Vestibular Balance Disorders (cont.)
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How is a balance disorder diagnosed?
Diagnosis of a balance disorder is difficult. There are many potential causes - including medical conditions and medications.
To help evaluate a balance problem, your doctor may suggest you see an otolaryngologist. An otolaryngologist is a physician and surgeon who specializes in the ear, nose, and throat. An otolaryngologist may request tests to assess the cause and extent of the balance problem depending on your symptoms and health status.
The otolaryngologist may request a hearing examination, blood tests, an electronystagmogram (which measures eye movements and the muscles that control them), or imaging studies of your head and brain. Another possible test is called posturography. For this test, you stand on a special movable platform in front of a patterned screen. The doctor measures how your body moves in response to movement of the platform, the patterned screen, or both.
How is a balance disorder treated?
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The first thing a doctor will do to treat a balance disorder is determine if your dizziness is caused by a medical condition or medication. If it is, your doctor will treat the condition or suggest a different medication.
Your doctor also may describe ways for you to handle daily activities that increase the risk of falling and injury, such as driving, walking up or down stairs, and using the bathroom. If you have BPPV, your doctor might prescribe a series of simple movements, called the Epley maneuver, to help dislodge the otoconia from the semicircular canal. You begin the Epley maneuver by sitting upright, with the help of a trained therapist, then quickly lie down on your back, turn your head to one side, and wait for a minute or two before sitting back up again (see Figure 3). For some people, one session will be all that is needed. Others might need to repeat the procedure several times at home to relieve their dizziness.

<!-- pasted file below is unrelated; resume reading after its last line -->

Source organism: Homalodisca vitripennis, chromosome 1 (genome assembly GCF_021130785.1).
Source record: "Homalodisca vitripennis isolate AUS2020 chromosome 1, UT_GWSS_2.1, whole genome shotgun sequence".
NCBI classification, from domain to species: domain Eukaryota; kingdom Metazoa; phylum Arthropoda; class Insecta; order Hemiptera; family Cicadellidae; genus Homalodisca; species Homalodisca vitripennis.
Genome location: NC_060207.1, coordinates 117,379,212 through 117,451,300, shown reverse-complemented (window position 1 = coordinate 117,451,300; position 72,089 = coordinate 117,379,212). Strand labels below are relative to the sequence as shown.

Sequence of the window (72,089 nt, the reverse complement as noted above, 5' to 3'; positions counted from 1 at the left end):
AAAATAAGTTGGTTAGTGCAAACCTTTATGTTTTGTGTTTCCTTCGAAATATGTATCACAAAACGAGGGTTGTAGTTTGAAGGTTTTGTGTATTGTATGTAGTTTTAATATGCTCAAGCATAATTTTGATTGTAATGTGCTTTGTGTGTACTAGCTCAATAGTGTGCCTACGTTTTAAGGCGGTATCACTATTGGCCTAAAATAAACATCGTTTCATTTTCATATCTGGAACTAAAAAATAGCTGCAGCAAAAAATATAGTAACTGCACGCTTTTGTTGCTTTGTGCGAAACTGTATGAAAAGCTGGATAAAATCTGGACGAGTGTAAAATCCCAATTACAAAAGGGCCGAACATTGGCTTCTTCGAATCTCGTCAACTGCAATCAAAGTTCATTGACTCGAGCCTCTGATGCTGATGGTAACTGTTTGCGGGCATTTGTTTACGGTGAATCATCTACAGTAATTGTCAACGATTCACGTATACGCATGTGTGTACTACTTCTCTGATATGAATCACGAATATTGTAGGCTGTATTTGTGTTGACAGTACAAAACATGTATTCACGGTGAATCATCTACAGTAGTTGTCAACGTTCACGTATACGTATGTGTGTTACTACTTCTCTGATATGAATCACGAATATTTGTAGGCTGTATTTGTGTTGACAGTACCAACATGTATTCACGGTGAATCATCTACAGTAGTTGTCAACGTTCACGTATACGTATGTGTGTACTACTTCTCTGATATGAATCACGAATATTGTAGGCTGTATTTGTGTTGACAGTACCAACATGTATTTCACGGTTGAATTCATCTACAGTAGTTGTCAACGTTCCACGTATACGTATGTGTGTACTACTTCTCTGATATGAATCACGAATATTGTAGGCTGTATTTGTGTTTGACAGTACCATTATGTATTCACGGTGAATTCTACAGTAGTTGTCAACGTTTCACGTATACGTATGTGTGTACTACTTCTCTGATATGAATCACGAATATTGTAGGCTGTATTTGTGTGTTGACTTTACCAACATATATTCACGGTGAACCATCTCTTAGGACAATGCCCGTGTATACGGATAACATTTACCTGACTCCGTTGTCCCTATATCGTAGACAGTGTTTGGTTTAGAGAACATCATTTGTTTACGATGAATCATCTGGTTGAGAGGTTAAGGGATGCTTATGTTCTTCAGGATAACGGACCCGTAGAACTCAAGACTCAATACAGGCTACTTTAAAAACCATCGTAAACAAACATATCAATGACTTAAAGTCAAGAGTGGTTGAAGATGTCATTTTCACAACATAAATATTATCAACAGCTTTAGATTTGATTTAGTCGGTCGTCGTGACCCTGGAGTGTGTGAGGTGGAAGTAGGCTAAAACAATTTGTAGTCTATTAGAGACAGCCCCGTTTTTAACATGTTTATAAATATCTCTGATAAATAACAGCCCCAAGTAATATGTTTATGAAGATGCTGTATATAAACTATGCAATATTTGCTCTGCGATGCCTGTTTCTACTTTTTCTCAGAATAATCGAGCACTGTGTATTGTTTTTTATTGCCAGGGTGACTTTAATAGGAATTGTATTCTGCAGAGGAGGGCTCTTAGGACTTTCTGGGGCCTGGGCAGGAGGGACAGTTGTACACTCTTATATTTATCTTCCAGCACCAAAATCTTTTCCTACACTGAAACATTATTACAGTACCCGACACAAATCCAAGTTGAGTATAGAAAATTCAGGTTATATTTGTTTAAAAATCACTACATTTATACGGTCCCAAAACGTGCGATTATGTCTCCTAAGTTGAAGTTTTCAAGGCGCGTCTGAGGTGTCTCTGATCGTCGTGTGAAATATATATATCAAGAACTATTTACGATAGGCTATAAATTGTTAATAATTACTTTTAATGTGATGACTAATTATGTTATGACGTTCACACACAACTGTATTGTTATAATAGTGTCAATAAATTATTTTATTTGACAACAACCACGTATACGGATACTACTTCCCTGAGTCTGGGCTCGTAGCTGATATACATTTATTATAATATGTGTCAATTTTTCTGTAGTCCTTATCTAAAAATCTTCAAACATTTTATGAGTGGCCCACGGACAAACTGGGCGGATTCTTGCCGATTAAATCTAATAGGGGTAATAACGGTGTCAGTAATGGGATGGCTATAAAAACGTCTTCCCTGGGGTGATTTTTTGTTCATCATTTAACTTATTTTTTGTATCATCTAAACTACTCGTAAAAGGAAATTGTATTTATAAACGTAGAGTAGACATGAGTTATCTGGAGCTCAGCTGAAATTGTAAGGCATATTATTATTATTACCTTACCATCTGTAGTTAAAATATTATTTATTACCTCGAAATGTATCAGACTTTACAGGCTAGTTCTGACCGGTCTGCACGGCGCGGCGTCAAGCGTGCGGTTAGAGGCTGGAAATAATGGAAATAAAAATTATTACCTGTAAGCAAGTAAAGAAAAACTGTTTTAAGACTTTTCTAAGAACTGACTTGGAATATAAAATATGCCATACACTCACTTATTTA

If you are diagnosed with Ménière's disease, your doctor may recommend changes in your diet, such as reducing the use of salt in your food and limiting alcohol and caffeine. Not smoking also may help. Some anti-vertigo or anti-nausea medications may relieve your symptoms, but they can also make you drowsy. Other medications, such as the antibiotic gentamicin or corticosteroids, may be injected behind the eardrum to reach the inner ear. Although gentamicin helps reduce dizziness, it occasionally destroys sensory cells in the cochlea and causes permanent hearing loss. The risk of hearing loss can be lowered if small doses of gentamicin are given off and on until your symptoms decrease. Corticosteroids don't cause hearing loss; however, research is underway to determine if they are as effective as gentamicin. Surgery on the vestibular organ may be necessary if you have a severe case of Ménière's disease.
Some people with a balance disorder may not be able to fully relieve their dizziness and will have to develop ways to cope with it on a daily basis. A vestibular rehabilitation therapist can help by developing an individualized treatment plan that combines head, body, and eye exercises to decrease dizziness and nausea.
To reduce your risk of injury from dizziness, avoid walking in the dark. You also should wear low-heeled shoes or walking shoes outdoors and use a cane or walker if necessary. If you have handrails in the home, inspect them periodically to make sure they are safe and secure. Modifications to bathroom fixtures can make them safer. Conditions at work may need to be modified or restricted, at least temporarily. Driving a car may be especially hazardous. Ask your doctor's opinion about whether it's safe for you to drive.
Reviewed on 9/23/2011
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